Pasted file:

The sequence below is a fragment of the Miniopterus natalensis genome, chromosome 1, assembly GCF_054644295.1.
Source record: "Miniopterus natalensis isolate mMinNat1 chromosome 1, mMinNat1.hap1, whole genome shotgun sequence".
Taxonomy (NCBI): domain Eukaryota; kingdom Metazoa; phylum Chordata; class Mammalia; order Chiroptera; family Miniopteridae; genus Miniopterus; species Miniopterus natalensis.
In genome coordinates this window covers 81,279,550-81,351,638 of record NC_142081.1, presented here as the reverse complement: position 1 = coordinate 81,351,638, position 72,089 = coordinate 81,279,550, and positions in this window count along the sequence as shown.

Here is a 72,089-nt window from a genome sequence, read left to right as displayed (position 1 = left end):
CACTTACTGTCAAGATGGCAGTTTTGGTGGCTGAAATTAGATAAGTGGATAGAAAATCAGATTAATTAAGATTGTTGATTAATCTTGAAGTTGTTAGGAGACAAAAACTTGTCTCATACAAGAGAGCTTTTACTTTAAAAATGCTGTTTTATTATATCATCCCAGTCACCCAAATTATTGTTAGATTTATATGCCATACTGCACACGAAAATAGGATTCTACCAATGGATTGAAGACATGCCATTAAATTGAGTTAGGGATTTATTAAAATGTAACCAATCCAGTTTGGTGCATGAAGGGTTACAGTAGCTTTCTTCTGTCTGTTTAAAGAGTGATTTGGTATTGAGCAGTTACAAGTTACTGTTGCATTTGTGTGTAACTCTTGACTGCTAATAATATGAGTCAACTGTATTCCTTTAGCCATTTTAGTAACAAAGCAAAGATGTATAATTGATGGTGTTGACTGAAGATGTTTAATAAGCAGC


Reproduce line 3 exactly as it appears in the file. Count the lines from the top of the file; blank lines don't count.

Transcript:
Taxonomy (NCBI): domain Eukaryota; kingdom Metazoa; phylum Chordata; class Mammalia; order Chiroptera; family Miniopteridae; genus Miniopterus; species Miniopterus natalensis.